Friday, August 23, 2019

The Master Key

The Master Key / Masako Togawa;
trans. from the Japanese by Simon Grove
NY: Pushkin Vertigo, 2017, c1962.
192 p.
This slim little mystery from 1962 still holds its claustrophobic, creepy factor 50 years later. It's set in a Tokyo rooming house for single ladies; it's a hold-out from the days in which young women couldn't live alone and keep a good reputation. Most of the residents have been there for a long, long time -- the apartment block is full of older ladies, including the two concierges. 

In the preface we see a crime being committed, and there's evidence of a witness. And then the book gives us hints and clues until we think we've figured it all out. But we haven't. It's a cleverly constructed mystery that makes sense once all is revealed but before that there are multiple scenarios that also make sense. It's all very startling. 

This isn't the kind of book I expect to read when I pick up a Japanese title. It feels Hitchcockian in some ways, and it's more about the individuals and their foibles than about the place or setting. Each of the women in this block of rooms has a secret of one kind or another, and they all come together in the perfect storm this summer as they wait for their building to be raised from its foundation and moved, with all of them still inside, to make room for a new roadway.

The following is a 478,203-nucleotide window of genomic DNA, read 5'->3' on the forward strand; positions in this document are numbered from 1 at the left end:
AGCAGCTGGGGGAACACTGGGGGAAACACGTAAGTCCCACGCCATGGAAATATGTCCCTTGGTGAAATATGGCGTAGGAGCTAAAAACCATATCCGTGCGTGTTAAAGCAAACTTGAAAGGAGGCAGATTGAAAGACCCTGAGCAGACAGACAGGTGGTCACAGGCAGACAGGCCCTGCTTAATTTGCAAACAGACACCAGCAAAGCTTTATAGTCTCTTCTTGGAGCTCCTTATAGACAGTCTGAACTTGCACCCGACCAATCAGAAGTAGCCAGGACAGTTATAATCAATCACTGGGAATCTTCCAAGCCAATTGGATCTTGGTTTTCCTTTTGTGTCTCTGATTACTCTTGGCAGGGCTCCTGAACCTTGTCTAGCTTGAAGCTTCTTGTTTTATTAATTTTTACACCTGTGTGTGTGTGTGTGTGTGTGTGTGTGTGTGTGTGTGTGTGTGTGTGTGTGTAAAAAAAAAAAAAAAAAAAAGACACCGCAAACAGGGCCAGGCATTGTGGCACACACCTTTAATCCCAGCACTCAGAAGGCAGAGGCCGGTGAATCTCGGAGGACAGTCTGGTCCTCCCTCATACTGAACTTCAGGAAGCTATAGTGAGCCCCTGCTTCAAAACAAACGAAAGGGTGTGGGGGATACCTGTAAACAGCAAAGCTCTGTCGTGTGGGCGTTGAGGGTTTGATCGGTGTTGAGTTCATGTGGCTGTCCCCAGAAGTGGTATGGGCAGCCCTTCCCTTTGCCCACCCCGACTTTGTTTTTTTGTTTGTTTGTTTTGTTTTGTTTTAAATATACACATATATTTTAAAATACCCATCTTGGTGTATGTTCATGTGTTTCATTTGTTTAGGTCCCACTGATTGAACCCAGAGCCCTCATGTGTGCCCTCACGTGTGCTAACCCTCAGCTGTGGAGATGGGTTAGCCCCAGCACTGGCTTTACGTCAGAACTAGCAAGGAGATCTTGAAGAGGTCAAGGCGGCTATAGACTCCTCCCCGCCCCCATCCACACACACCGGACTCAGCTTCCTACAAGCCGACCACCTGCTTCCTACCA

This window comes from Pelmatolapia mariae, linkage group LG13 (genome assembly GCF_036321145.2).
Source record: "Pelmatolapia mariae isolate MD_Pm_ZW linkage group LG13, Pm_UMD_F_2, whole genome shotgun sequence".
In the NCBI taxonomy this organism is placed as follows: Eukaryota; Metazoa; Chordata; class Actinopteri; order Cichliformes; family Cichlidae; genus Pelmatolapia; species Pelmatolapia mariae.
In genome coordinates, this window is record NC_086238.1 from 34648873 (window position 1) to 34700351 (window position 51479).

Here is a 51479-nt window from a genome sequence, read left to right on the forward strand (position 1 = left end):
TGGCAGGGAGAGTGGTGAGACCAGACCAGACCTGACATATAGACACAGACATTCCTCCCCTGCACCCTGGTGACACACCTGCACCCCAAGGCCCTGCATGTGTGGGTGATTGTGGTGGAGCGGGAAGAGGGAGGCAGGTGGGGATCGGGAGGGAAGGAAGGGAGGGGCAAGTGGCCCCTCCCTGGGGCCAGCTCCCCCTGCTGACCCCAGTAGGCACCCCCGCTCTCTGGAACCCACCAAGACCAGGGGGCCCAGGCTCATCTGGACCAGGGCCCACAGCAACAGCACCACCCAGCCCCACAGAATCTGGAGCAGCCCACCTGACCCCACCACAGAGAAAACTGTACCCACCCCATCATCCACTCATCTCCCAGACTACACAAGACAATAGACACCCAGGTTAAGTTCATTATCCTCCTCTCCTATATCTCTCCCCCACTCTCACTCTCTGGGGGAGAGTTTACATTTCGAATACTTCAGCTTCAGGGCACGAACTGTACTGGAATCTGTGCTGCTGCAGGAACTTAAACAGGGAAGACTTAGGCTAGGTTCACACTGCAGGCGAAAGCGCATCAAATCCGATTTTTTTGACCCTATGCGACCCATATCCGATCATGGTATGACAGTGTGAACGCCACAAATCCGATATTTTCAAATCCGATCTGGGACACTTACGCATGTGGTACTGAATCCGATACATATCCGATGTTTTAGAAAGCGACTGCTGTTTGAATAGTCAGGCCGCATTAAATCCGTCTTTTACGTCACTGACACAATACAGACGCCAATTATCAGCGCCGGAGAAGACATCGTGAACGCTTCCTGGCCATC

All this unsettles the occupants both physically and psychologically. We hear bits of the story from different viewpoints of various characters, including the concierges who of course see everything and know all. It's similar to French novels in that way. From long-ago affairs, jiltings, or family issues, to questions of money or status or reputation, so many secrets reveal their outcomes in this story. 

I can't really explain the plot -- it's all so complicated and intertwined. Nearly every woman in this apartment is involved in some way, not to mention the strange new spiritual leader who starts holding meetings in their building. People are misled, confused, fed false information, manipulated, and most of the time also proven wrong. 

I found it a very fast read; I couldn't put it down. What exactly was going on here? I had to know. For an unexpected visit to an enclosed community, so to speak, and a mystery that will surprise you in the end, try this classic written by a multitalented woman who was a singer/songwriter, actress, feminist, novelist, LGBTQQIAP community icon, former night club owner, metropolitan city planning panelist, and music educator.


  1. I've read some Japanese books, but I hadn't heard of this mystery before. It sounds intriguing to me.

    1. It's interesting to read books newly republished after so many years -- the assumptions in it are quite different from contemporary reads. Really interesting!


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